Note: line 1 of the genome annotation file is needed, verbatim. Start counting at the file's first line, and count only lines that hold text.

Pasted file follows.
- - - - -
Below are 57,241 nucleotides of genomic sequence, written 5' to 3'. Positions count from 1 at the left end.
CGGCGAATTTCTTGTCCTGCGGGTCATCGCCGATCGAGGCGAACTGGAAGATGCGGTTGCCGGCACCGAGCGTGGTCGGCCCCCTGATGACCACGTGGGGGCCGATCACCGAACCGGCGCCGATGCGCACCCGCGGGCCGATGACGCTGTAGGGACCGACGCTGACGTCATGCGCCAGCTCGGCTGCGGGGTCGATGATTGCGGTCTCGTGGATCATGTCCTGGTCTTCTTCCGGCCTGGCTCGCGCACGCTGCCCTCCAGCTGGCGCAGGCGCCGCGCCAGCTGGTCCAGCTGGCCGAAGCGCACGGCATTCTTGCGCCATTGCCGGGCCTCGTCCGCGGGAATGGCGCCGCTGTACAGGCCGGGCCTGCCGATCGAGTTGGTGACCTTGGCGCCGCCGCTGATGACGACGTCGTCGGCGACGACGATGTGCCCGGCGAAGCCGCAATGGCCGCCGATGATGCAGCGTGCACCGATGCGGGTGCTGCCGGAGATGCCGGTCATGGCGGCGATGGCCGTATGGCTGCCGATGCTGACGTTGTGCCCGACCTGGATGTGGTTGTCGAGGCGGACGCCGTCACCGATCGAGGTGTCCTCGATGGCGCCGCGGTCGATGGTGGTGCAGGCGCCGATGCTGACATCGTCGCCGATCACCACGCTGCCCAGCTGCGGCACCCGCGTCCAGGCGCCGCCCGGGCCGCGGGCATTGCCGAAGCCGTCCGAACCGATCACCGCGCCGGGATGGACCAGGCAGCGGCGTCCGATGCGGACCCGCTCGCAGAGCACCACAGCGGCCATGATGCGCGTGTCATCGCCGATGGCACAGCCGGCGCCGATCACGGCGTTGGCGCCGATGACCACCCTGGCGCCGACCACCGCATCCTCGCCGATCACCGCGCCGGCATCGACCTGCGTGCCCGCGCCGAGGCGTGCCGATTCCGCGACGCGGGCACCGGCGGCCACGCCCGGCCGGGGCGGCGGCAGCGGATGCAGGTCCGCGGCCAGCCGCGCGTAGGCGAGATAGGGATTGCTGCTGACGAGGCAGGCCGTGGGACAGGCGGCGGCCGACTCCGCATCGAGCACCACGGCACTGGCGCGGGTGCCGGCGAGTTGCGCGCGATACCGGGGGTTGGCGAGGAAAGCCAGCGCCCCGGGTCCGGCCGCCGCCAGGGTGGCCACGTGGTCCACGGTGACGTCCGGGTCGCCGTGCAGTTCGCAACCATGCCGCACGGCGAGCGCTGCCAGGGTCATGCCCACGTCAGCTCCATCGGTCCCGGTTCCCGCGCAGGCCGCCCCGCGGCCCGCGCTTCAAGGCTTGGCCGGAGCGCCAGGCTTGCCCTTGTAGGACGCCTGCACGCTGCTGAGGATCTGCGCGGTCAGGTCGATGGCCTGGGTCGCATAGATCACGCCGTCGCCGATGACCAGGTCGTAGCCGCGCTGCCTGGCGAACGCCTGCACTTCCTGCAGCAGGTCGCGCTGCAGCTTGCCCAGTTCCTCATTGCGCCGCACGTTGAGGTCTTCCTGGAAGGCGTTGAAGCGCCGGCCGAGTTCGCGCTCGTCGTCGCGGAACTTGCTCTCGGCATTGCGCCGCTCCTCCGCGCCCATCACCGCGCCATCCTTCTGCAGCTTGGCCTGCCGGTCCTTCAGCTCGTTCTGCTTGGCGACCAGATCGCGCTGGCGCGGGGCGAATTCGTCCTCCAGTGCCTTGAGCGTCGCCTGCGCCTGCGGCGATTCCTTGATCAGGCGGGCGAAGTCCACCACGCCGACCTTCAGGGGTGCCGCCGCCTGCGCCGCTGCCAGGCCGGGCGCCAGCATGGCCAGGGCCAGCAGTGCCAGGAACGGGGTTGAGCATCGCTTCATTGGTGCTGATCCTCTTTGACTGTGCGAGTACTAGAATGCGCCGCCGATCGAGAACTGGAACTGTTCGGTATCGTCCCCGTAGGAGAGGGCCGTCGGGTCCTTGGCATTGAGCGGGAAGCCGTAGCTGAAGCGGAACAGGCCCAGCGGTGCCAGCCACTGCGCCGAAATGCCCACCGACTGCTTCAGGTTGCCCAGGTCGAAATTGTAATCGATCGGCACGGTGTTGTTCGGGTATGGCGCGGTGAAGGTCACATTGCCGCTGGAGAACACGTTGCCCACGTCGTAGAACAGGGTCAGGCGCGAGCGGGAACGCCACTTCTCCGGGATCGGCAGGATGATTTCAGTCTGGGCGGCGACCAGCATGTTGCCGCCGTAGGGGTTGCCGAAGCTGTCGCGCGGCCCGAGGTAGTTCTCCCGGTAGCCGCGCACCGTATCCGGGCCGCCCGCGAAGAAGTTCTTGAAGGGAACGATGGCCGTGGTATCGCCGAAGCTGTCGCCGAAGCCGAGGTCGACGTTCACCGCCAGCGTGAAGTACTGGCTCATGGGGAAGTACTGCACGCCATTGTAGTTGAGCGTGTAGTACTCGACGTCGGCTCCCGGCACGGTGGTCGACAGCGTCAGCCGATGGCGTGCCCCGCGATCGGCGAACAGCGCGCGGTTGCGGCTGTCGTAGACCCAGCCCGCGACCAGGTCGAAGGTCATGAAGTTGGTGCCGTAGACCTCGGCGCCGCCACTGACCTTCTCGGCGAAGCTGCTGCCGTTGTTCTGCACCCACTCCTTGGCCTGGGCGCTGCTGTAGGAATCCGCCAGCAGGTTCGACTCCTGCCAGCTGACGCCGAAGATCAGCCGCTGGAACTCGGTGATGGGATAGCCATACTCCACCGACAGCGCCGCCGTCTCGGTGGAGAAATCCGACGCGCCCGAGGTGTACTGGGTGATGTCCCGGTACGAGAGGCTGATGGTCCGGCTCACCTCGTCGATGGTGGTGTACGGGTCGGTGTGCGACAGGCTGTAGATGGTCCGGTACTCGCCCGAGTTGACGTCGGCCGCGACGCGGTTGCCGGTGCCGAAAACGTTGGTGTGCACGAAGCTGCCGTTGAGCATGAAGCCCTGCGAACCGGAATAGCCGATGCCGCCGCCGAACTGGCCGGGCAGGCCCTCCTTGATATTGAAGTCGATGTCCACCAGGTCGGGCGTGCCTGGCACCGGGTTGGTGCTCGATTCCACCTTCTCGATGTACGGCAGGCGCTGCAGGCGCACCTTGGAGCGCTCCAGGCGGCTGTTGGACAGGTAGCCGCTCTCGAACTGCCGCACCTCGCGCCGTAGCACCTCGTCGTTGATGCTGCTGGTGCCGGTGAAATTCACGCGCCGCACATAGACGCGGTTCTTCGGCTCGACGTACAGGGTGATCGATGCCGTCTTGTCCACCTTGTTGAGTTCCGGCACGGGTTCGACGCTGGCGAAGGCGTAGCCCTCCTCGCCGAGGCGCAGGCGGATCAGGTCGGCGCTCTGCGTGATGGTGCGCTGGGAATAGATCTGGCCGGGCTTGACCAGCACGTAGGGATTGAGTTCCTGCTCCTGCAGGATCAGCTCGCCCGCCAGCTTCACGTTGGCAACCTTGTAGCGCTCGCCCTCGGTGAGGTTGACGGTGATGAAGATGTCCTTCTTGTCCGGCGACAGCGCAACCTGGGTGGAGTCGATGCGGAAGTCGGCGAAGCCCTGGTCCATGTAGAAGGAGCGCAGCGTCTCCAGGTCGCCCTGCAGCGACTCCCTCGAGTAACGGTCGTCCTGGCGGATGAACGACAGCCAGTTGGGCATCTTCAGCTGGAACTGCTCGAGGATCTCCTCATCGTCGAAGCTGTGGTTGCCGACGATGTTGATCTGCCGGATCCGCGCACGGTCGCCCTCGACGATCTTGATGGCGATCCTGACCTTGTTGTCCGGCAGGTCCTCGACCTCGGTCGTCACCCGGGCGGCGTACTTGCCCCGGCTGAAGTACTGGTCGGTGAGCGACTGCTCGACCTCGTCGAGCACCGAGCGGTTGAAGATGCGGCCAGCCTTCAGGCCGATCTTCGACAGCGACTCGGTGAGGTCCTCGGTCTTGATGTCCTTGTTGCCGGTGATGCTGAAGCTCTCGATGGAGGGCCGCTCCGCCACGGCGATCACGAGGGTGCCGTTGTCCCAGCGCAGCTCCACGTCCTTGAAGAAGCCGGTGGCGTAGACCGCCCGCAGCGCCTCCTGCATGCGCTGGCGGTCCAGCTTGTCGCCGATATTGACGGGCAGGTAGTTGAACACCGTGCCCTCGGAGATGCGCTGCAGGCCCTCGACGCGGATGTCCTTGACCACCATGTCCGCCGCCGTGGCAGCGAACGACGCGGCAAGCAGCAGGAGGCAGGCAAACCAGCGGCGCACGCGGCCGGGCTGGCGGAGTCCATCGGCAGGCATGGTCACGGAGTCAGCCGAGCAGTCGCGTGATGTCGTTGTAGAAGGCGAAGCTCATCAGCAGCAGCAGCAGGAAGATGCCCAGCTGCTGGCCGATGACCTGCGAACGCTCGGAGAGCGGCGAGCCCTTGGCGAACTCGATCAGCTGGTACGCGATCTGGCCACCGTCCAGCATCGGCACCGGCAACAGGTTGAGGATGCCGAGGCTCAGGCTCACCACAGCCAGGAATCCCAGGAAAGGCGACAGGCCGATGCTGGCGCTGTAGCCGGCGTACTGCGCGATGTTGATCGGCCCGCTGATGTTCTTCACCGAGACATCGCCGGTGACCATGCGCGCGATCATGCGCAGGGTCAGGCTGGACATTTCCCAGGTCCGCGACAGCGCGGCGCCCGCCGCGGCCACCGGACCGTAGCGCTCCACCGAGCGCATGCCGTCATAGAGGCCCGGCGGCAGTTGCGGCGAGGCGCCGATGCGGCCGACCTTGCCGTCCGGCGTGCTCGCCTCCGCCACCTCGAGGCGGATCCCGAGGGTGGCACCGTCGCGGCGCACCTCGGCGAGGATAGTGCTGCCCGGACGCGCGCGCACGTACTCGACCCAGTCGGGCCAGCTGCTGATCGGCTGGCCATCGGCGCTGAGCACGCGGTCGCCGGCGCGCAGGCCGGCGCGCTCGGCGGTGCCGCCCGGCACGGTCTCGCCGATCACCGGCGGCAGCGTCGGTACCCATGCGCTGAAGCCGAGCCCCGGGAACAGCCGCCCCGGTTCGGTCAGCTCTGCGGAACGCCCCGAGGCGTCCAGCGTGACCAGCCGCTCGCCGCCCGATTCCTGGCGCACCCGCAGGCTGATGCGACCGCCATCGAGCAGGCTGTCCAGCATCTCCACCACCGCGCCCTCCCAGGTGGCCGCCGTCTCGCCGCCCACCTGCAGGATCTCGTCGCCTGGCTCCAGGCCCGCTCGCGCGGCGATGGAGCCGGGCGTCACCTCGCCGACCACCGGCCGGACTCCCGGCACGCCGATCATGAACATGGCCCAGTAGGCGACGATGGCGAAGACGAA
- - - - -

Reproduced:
Below are 57,241 nucleotides of genomic sequence, written 5' to 3'. Positions count from 1 at the left end.